Other than that I would happily replace all my servers w/Sandybridge
    today.  As it stands though I don't actually need a ton of horsepower on
    the servers.  Our build boxes are the only things that really need the
    horsepower of a Sandybridge.  The reduced power consumption is very
    provacative but it's a non-starter without ECC.

    And AMD has saved me a ton of money over the years with their AM2+/AM3
    socket compatibility.  I've gone through three major generational cycles
    on cpus with the same mobos just by buying a new cpu.  Intel suffers
    from too much socketmania and it gets expensive when you have to replace
    the mobo, the memory, AND the cpu whenever you upgrade.

    So for the moment I am willing to wait for AMD to come out with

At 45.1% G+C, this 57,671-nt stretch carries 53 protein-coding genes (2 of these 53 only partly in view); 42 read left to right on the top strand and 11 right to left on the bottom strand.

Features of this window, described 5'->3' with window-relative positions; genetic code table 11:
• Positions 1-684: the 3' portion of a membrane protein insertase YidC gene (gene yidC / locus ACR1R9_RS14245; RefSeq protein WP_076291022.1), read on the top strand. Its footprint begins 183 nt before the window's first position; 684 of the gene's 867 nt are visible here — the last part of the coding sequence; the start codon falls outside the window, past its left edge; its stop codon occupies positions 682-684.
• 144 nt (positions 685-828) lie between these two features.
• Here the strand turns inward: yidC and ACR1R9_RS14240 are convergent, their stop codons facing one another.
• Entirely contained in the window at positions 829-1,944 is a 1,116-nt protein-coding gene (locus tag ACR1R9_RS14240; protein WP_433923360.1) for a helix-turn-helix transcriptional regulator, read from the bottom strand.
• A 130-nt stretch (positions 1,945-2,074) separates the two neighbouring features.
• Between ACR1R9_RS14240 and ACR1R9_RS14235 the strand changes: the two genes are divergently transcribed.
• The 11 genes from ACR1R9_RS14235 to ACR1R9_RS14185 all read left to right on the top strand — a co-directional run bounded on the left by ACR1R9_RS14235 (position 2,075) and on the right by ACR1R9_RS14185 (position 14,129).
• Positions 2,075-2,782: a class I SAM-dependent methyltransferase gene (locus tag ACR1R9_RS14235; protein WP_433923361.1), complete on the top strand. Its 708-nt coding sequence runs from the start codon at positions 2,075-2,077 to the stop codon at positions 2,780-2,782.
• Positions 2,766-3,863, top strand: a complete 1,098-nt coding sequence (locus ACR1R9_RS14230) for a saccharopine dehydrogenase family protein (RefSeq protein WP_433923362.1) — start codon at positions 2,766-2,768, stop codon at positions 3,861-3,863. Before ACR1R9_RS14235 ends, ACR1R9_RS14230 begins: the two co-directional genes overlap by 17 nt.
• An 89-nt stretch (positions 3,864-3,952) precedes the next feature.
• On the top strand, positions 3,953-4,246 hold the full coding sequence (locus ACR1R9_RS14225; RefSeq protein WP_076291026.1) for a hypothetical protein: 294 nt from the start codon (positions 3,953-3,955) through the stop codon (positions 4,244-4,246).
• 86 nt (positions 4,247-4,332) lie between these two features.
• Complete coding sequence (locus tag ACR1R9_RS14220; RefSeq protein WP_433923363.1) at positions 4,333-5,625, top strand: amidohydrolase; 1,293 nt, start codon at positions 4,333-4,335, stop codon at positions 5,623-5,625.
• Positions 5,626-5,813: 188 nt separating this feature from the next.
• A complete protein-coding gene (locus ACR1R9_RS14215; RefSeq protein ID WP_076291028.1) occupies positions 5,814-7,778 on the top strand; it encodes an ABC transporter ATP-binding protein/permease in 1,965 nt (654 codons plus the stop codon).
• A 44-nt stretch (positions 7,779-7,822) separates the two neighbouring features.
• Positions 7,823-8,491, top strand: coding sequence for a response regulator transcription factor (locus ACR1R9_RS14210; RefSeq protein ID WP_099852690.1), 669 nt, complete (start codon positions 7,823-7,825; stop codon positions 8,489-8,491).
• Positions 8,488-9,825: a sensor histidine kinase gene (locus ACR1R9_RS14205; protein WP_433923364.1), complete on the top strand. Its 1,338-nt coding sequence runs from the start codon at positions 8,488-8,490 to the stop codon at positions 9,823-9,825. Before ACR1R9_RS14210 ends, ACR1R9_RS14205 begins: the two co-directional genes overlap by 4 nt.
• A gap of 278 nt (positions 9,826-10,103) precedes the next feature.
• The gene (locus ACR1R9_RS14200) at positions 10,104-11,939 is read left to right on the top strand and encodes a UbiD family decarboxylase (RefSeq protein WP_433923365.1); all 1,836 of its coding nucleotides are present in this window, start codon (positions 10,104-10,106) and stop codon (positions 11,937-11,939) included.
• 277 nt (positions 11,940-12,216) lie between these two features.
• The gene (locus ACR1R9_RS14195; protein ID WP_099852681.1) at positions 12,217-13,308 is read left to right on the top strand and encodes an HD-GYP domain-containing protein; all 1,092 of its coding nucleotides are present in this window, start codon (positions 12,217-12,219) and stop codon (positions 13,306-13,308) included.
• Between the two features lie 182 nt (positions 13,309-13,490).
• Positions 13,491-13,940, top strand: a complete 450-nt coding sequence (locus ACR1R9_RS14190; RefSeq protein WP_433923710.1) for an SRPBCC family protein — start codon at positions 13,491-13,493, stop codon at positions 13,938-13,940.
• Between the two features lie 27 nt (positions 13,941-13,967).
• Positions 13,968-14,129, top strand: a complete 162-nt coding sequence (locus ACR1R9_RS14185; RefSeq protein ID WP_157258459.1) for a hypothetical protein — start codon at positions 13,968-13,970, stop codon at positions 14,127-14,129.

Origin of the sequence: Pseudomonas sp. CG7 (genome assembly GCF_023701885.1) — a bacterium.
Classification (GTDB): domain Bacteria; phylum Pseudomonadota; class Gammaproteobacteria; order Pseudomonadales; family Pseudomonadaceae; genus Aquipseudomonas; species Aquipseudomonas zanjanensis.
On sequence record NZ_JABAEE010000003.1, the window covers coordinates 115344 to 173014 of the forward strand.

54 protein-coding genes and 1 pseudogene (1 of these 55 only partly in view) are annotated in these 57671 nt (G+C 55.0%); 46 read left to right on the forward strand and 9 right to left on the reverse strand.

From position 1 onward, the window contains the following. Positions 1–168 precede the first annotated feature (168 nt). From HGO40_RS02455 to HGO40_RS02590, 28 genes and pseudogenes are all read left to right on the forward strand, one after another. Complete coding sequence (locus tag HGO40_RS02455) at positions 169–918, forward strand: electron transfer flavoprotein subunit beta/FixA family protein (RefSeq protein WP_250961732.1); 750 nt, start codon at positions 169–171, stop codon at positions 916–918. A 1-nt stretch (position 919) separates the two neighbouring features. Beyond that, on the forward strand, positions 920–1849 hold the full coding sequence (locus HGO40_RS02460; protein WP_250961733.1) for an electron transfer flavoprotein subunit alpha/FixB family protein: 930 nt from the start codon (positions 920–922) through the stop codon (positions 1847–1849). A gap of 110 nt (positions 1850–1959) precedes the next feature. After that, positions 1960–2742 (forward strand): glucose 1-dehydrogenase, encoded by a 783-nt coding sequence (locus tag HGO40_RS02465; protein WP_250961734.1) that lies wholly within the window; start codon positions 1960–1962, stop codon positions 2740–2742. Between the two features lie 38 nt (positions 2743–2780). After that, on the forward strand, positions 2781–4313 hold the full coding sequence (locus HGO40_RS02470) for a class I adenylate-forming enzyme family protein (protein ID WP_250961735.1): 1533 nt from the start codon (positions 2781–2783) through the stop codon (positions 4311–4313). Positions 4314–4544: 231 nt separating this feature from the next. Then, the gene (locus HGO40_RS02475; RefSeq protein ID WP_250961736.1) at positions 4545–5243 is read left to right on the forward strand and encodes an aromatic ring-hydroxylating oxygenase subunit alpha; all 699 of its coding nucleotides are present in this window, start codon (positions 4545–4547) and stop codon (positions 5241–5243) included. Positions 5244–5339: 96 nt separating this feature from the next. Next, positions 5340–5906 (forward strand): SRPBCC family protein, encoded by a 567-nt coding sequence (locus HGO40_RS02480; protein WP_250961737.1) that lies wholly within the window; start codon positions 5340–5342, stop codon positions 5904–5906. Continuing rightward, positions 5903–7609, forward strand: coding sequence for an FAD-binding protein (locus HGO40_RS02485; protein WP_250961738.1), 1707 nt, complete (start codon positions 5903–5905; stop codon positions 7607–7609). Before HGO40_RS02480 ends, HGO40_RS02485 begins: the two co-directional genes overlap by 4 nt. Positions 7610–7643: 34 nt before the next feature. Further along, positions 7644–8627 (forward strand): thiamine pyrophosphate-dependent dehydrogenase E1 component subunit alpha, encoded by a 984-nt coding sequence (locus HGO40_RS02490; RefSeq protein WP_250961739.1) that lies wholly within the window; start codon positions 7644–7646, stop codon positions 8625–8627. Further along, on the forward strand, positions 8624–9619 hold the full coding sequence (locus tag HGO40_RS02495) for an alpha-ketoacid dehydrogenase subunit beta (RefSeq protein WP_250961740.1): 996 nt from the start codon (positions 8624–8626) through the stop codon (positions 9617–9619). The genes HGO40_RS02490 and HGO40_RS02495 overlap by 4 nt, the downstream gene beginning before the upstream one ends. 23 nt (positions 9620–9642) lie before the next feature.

something better.  It doesn't have to beat Intel, but it does have to
    get within shouting distance and 30% aint within shouting distance.
    Even factoring in a current higher-end AMD cpu we still aren't going to
    get more than another 7% improvement (23% is still too much).  If AMD can
    get within 15% in the next year or so I'll happily stick with them on
    principle.  But if they can't then I will grudgingly pay Intel's premium.

    (And, p.s. this is why I invest in Intel and not AMD.  Intel has the
    monopoly and intentionally keeps AMD as a poor second cousin to keep
    the anti-trust hounds at bay.  Sorry AMD, I love you but I can only
    support you in some ways :-( )

					Matthew Dillon